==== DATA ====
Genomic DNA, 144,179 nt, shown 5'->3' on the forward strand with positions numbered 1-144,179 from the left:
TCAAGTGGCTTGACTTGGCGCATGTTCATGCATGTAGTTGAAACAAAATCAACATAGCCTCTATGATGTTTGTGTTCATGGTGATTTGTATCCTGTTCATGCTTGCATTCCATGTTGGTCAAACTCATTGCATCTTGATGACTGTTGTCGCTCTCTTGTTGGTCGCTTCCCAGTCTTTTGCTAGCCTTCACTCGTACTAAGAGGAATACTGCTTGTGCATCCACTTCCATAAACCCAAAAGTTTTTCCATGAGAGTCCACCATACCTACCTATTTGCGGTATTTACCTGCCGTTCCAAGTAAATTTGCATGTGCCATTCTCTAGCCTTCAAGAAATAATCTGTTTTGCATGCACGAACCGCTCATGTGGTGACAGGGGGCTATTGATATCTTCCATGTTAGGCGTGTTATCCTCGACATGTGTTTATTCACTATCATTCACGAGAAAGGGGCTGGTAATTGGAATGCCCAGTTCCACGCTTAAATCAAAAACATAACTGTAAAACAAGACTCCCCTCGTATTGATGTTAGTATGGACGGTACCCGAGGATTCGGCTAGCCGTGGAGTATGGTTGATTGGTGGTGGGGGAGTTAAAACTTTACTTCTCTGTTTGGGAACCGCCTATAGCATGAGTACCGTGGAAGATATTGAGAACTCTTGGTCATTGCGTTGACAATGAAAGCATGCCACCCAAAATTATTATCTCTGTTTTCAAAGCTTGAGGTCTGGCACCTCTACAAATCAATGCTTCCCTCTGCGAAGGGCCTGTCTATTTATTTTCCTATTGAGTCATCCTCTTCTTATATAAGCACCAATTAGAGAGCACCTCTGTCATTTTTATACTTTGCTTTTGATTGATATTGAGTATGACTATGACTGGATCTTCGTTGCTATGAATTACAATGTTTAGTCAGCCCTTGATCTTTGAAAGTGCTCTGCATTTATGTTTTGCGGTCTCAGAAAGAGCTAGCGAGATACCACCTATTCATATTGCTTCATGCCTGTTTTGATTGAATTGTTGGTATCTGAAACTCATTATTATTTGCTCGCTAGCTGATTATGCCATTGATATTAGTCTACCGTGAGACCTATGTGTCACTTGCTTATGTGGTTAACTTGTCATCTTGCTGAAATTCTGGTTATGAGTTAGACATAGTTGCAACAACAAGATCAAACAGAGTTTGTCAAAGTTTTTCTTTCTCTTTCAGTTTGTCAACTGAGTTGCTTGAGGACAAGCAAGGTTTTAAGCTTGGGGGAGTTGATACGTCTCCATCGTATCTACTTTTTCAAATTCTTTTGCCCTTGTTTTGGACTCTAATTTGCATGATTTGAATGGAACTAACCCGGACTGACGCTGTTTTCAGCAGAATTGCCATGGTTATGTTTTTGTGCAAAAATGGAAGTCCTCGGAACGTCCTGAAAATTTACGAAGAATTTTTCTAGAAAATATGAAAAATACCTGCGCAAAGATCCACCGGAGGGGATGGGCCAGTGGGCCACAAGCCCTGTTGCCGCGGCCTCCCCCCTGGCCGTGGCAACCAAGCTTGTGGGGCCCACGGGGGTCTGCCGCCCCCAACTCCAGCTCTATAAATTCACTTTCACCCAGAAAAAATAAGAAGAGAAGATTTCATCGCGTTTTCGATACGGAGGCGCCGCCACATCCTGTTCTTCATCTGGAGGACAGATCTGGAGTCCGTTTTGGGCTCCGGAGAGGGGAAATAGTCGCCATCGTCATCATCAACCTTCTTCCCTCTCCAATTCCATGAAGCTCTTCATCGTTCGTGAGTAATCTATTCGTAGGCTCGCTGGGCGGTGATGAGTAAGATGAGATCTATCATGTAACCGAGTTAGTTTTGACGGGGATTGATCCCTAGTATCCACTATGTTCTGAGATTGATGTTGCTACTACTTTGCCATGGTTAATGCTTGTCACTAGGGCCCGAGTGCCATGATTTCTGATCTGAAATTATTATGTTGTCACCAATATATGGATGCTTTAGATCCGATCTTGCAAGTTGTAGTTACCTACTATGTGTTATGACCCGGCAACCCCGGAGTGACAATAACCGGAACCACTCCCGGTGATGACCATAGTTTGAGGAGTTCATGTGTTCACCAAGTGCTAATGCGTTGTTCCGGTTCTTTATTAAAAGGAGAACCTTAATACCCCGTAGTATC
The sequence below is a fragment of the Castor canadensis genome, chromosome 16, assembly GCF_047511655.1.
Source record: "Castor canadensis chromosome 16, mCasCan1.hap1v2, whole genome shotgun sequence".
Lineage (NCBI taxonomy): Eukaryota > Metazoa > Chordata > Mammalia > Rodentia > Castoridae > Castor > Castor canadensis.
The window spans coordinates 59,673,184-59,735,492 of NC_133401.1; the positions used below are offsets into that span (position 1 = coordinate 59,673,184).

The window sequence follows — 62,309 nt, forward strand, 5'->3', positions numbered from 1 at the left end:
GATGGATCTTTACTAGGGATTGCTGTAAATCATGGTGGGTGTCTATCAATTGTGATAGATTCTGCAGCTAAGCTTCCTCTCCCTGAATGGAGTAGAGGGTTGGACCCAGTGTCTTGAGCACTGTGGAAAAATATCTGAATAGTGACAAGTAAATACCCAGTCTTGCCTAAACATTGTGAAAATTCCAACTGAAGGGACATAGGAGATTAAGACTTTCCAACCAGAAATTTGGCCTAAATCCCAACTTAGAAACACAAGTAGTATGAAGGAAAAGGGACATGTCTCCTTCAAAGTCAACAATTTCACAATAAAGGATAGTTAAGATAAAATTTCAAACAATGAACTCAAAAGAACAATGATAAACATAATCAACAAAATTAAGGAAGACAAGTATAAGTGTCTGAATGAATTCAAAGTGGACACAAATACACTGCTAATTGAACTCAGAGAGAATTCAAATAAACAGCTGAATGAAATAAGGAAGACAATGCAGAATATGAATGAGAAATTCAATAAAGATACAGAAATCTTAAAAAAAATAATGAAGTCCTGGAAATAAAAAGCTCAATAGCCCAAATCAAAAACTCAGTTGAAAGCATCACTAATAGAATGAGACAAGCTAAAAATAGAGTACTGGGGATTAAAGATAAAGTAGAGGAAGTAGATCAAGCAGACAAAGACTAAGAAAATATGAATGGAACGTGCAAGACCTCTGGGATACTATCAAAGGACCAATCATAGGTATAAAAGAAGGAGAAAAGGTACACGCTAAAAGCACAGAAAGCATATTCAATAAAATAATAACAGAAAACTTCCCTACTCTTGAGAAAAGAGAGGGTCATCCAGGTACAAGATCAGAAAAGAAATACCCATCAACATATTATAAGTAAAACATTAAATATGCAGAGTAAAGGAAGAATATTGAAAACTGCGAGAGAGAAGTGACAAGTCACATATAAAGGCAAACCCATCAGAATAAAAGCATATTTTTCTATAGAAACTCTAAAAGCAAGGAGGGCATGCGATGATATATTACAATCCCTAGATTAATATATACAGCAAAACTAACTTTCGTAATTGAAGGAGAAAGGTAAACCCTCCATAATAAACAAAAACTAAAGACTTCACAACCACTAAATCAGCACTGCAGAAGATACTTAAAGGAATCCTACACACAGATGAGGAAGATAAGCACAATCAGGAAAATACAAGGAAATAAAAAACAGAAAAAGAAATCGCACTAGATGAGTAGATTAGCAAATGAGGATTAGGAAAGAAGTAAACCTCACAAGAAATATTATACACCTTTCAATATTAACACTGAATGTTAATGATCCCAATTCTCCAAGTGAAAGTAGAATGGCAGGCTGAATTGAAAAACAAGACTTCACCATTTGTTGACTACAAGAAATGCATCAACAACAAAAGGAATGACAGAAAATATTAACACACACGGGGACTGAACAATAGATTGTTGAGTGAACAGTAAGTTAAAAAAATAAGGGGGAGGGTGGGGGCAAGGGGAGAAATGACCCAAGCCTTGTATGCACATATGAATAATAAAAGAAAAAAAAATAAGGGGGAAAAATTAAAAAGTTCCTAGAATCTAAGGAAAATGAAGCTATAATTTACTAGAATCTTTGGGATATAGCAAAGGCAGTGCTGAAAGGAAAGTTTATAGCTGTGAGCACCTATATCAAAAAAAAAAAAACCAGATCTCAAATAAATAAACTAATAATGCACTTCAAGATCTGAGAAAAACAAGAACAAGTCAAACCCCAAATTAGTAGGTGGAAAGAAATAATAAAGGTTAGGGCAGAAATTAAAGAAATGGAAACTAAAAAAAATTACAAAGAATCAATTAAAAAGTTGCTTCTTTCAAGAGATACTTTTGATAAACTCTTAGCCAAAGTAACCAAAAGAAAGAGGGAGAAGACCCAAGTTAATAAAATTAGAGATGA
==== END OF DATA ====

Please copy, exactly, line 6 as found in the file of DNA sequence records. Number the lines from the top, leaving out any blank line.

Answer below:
The window spans coordinates 59,673,184-59,735,492 of NC_133401.1; the positions used below are offsets into that span (position 1 = coordinate 59,673,184).